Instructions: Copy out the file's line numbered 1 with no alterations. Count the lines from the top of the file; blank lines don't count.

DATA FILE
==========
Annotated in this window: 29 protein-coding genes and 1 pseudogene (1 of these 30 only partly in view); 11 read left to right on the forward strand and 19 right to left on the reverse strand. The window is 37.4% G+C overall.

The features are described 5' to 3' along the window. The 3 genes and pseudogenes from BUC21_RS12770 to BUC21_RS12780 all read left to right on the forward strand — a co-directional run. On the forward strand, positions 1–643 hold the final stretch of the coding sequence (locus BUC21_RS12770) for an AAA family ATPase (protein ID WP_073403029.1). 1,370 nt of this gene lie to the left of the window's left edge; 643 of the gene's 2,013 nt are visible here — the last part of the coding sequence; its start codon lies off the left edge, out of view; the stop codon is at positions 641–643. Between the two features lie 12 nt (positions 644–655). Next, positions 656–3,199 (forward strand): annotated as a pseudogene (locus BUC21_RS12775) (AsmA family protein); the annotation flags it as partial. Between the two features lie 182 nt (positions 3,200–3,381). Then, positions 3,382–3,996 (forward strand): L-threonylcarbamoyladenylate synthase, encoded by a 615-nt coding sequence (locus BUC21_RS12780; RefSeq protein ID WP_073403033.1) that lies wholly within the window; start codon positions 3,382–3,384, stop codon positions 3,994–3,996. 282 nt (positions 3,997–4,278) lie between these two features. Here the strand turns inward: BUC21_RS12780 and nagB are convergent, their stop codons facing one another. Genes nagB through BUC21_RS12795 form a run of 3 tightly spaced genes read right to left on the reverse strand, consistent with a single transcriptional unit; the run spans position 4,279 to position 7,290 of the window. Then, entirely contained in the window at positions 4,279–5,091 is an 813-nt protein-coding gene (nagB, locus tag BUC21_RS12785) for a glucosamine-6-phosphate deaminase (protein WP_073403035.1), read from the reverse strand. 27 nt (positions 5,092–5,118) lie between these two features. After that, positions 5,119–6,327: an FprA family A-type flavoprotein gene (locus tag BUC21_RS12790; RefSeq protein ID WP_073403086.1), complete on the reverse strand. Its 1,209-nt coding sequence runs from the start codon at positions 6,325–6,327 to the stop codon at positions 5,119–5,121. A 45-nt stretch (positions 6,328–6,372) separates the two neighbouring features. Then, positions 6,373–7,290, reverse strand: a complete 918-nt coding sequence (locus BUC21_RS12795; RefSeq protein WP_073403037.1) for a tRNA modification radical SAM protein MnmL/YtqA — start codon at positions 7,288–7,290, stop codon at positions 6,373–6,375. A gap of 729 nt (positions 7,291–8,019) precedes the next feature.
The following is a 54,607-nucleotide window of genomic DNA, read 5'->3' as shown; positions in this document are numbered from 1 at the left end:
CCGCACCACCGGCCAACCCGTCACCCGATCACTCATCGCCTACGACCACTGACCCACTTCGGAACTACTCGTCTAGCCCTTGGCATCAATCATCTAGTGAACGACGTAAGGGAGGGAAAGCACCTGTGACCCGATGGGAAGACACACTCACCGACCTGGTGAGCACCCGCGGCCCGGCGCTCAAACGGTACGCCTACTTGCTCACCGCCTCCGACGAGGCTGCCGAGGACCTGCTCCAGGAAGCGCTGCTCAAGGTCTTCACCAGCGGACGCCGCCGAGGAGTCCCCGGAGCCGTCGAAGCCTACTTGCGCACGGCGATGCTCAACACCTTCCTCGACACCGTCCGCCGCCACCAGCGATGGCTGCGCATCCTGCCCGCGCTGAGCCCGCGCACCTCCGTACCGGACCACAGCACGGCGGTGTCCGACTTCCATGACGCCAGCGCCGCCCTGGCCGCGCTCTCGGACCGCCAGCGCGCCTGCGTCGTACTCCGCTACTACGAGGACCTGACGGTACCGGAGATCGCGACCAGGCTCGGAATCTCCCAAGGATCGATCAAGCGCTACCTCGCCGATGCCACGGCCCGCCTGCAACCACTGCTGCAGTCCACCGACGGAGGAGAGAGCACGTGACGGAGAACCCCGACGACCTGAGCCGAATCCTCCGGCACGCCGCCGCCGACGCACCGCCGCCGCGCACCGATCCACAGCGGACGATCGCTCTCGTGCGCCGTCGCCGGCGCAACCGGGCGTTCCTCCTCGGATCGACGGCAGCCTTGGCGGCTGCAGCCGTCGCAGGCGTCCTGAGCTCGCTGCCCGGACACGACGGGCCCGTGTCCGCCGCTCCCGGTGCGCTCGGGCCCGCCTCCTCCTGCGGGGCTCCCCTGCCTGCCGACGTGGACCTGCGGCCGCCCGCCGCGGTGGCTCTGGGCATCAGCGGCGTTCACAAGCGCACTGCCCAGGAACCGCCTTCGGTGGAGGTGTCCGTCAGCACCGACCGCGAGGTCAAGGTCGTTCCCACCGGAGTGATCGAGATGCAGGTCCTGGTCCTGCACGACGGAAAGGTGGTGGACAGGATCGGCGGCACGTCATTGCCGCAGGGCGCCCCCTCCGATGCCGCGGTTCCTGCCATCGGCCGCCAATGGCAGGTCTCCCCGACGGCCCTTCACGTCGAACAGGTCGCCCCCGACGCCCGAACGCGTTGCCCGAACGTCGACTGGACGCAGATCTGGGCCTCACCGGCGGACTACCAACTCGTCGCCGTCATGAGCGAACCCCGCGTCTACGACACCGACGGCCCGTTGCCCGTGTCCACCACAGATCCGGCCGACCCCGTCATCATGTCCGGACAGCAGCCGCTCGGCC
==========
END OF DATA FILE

Annotated in this window: 29 protein-coding genes and 1 pseudogene (1 of these 30 only partly in view); 11 read left to right on the forward strand and 19 right to left on the reverse strand. The window is 37.4% G+C overall.